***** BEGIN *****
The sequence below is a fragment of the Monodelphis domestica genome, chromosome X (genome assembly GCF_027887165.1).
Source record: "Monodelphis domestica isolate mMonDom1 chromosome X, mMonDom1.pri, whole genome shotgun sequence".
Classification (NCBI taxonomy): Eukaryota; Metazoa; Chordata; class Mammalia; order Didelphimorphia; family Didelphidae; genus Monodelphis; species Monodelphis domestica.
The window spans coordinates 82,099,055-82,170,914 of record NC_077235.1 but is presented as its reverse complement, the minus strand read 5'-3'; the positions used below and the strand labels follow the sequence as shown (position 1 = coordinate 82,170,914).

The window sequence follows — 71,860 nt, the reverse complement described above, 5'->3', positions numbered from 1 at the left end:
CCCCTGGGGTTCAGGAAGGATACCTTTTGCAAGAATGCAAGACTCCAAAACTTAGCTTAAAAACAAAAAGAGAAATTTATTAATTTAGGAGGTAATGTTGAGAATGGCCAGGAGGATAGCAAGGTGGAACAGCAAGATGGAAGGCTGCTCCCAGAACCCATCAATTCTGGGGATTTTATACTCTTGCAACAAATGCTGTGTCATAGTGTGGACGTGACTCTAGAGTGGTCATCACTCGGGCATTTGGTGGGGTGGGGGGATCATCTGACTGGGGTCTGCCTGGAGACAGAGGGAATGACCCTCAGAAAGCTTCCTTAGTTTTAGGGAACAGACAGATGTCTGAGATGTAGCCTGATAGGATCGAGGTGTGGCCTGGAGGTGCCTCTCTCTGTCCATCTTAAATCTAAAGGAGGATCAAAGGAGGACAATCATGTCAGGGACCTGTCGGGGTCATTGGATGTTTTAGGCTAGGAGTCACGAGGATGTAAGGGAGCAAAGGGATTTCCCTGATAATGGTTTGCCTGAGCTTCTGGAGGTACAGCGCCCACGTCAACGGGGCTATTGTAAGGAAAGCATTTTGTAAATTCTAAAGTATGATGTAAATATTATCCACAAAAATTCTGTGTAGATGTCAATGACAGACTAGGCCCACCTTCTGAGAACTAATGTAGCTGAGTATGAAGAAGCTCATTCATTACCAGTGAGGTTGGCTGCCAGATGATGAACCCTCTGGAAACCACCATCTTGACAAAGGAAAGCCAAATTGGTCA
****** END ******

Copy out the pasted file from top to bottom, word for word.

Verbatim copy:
The sequence below is a fragment of the Monodelphis domestica genome, chromosome X (genome assembly GCF_027887165.1).
Source record: "Monodelphis domestica isolate mMonDom1 chromosome X, mMonDom1.pri, whole genome shotgun sequence".
Classification (NCBI taxonomy): Eukaryota; Metazoa; Chordata; class Mammalia; order Didelphimorphia; family Didelphidae; genus Monodelphis; species Monodelphis domestica.
The window spans coordinates 82,099,055-82,170,914 of record NC_077235.1 but is presented as its reverse complement, the minus strand read 5'-3'; the positions used below and the strand labels follow the sequence as shown (position 1 = coordinate 82,170,914).

The window sequence follows — 71,860 nt, the reverse complement described above, 5'->3', positions numbered from 1 at the left end:
CCCCTGGGGTTCAGGAAGGATACCTTTTGCAAGAATGCAAGACTCCAAAACTTAGCTTAAAAACAAAAAGAGAAATTTATTAATTTAGGAGGTAATGTTGAGAATGGCCAGGAGGATAGCAAGGTGGAACAGCAAGATGGAAGGCTGCTCCCAGAACCCATCAATTCTGGGGATTTTATACTCTTGCAACAAATGCTGTGTCATAGTGTGGACGTGACTCTAGAGTGGTCATCACTCGGGCATTTGGTGGGGTGGGGGGATCATCTGACTGGGGTCTGCCTGGAGACAGAGGGAATGACCCTCAGAAAGCTTCCTTAGTTTTAGGGAACAGACAGATGTCTGAGATGTAGCCTGATAGGATCGAGGTGTGGCCTGGAGGTGCCTCTCTCTGTCCATCTTAAATCTAAAGGAGGATCAAAGGAGGACAATCATGTCAGGGACCTGTCGGGGTCATTGGATGTTTTAGGCTAGGAGTCACGAGGATGTAAGGGAGCAAAGGGATTTCCCTGATAATGGTTTGCCTGAGCTTCTGGAGGTACAGCGCCCACGTCAACGGGGCTATTGTAAGGAAAGCATTTTGTAAATTCTAAAGTATGATGTAAATATTATCCACAAAAATTCTGTGTAGATGTCAATGACAGACTAGGCCCACCTTCTGAGAACTAATGTAGCTGAGTATGAAGAAGCTCATTCATTACCAGTGAGGTTGGCTGCCAGATGATGAACCCTCTGGAAACCACCATCTTGACAAAGGAAAGCCAAATTGGTCA